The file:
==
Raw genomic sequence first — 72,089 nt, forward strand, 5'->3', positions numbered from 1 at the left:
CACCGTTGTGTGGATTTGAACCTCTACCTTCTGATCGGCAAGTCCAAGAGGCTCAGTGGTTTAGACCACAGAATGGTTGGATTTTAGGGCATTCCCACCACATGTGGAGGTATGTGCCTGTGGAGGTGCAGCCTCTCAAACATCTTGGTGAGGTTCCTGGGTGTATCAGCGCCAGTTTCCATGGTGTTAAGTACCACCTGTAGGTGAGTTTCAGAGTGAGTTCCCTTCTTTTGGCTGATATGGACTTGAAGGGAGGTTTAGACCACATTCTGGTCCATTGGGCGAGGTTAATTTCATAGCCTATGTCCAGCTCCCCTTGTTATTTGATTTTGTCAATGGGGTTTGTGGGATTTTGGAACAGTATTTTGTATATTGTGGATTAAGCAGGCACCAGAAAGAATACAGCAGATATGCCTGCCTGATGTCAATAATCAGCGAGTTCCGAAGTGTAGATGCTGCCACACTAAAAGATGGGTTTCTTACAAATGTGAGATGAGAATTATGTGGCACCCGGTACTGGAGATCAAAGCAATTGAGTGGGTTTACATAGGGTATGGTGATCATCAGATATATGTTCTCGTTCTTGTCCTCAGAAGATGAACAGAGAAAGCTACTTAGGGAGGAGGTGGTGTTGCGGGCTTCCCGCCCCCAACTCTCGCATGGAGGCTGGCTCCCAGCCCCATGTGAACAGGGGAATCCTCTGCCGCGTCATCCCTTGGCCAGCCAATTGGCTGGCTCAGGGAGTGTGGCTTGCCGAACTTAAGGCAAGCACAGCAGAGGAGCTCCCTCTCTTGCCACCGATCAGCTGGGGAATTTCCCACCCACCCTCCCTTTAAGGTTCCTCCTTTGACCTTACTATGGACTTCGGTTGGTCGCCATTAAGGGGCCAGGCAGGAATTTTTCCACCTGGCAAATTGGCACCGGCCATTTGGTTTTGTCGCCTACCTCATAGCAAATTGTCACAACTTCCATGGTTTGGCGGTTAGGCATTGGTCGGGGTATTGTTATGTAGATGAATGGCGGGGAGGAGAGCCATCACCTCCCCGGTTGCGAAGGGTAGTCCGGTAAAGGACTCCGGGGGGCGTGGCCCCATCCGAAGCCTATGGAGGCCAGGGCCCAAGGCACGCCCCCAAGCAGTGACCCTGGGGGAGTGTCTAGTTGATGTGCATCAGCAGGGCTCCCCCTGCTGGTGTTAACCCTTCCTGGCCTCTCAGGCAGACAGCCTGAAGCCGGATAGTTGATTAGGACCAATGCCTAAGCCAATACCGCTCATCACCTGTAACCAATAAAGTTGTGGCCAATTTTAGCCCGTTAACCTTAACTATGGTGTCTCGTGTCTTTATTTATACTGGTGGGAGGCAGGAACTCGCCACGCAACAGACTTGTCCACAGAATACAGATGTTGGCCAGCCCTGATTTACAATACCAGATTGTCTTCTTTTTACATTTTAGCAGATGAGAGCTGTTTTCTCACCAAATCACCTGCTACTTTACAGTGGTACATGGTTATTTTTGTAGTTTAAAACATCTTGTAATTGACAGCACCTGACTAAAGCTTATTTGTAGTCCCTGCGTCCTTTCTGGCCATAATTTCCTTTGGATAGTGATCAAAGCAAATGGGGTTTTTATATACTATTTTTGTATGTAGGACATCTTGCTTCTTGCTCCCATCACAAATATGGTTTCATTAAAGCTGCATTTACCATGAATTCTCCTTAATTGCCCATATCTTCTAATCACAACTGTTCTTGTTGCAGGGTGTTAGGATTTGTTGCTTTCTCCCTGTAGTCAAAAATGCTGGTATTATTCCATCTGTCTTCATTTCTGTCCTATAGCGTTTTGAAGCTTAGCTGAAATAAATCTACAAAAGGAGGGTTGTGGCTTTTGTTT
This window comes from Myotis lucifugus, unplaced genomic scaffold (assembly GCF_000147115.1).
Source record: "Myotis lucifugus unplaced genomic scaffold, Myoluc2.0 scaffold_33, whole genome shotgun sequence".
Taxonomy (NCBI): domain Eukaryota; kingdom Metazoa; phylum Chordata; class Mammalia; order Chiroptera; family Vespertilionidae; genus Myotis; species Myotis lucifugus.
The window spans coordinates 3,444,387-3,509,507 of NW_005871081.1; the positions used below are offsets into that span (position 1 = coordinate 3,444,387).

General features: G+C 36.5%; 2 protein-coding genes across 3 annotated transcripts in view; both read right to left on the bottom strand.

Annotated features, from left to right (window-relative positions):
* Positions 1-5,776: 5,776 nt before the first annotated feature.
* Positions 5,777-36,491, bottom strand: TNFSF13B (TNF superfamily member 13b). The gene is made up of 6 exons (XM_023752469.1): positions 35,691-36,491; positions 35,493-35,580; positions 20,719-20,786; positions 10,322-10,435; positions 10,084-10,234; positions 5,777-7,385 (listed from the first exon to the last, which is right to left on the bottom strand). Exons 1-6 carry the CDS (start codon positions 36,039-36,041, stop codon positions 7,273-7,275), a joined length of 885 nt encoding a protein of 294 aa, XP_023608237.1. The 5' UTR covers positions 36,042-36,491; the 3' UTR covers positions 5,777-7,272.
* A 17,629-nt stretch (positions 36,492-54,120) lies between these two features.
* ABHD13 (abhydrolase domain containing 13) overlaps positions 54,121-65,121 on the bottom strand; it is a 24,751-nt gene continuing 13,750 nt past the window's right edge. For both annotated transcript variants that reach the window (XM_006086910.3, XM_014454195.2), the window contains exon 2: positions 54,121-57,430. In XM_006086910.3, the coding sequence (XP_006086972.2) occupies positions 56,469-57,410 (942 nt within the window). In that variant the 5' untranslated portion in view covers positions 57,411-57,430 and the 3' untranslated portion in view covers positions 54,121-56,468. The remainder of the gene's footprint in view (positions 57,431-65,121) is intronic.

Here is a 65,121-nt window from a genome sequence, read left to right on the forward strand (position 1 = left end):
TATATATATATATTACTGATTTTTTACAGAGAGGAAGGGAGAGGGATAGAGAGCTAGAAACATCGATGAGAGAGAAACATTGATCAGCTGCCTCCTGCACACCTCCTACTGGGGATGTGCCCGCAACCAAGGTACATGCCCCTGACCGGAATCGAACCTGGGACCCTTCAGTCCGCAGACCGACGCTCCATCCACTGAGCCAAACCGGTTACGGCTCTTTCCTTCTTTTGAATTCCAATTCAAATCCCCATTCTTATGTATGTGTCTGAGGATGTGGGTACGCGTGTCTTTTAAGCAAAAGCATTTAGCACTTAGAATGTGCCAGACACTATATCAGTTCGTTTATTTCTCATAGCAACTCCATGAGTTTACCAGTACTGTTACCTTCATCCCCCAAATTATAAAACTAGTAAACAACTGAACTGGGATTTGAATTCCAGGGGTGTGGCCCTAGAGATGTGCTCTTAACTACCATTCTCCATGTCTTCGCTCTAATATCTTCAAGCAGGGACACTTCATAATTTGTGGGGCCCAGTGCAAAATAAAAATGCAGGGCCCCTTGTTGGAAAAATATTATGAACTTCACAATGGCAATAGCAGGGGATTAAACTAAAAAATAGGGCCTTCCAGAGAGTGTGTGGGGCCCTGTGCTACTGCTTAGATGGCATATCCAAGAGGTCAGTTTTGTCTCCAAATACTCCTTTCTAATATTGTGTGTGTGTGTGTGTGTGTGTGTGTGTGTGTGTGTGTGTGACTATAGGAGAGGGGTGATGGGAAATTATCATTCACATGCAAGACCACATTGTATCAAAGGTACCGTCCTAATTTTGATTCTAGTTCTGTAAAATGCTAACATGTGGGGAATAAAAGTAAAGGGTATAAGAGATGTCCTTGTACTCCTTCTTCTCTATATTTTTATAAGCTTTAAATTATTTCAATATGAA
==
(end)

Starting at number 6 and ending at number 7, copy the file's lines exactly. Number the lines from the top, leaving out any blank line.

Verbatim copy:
The window spans coordinates 3,444,387-3,509,507 of NW_005871081.1; the positions used below are offsets into that span (position 1 = coordinate 3,444,387).

General features: G+C 36.5%; 2 protein-coding genes across 3 annotated transcripts in view; both read right to left on the bottom strand.